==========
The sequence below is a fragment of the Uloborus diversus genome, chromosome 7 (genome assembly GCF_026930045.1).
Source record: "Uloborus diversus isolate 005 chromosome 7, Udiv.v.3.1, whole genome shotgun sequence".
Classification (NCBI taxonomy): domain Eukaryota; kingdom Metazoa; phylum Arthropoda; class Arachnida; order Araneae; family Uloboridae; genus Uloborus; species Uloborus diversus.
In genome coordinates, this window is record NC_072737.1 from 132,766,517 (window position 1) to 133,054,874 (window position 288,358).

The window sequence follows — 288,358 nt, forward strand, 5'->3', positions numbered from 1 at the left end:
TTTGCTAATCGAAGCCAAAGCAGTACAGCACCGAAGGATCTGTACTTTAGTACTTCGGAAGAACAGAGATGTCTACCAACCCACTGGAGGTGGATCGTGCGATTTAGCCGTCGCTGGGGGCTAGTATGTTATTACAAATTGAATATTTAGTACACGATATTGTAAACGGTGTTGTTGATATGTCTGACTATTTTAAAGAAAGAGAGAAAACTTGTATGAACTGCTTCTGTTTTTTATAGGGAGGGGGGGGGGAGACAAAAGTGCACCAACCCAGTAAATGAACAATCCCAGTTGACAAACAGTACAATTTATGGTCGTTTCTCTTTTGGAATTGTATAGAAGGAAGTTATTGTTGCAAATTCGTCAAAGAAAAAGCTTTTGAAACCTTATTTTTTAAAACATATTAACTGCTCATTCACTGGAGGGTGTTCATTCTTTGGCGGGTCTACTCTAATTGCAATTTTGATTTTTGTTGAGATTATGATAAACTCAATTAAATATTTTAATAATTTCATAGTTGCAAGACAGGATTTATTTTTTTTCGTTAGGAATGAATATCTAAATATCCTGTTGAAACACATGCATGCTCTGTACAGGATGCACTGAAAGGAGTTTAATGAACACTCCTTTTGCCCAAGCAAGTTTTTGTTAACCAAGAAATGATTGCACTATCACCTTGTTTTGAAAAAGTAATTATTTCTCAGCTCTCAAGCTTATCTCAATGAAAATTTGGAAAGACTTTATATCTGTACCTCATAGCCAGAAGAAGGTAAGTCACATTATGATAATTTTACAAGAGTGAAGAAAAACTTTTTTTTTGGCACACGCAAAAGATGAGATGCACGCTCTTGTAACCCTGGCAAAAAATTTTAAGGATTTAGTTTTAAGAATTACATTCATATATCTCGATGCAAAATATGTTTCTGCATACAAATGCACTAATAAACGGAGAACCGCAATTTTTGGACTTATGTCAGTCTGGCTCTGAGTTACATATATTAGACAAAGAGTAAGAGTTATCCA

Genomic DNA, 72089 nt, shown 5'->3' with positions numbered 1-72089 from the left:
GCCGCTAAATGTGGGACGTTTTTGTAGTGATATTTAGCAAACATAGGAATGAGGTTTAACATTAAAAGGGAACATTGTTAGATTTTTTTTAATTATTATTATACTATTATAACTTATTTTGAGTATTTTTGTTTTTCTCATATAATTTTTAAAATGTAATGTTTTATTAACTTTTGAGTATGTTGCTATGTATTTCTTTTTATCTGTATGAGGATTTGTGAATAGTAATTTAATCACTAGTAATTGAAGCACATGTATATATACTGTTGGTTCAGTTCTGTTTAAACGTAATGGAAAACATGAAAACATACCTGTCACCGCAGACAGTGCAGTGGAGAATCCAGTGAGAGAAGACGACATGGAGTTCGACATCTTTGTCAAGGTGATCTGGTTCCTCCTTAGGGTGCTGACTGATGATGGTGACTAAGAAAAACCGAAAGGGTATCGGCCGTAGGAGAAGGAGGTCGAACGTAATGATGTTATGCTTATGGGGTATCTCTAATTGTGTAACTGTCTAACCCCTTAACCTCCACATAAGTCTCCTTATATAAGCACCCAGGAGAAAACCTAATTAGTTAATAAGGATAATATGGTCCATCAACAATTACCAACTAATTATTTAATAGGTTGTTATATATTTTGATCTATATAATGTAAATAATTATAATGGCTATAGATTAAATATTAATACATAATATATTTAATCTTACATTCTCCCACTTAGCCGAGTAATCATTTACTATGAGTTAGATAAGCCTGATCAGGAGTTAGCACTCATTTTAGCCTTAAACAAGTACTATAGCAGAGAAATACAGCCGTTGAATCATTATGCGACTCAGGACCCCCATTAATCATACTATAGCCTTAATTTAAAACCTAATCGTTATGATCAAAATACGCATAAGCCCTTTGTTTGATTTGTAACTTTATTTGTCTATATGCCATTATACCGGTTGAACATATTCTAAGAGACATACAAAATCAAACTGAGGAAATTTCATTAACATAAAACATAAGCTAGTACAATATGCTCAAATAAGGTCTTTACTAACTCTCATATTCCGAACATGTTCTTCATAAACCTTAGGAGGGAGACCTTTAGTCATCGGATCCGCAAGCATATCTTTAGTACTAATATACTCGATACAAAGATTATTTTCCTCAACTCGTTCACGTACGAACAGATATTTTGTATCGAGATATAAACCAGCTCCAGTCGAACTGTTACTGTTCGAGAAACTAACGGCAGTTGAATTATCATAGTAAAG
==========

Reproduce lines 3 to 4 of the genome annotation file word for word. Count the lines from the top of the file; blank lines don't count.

Classification (NCBI taxonomy): domain Eukaryota; kingdom Metazoa; phylum Arthropoda; class Arachnida; order Araneae; family Uloboridae; genus Uloborus; species Uloborus diversus.
In genome coordinates, this window is record NC_072737.1 from 132,766,517 (window position 1) to 133,054,874 (window position 288,358).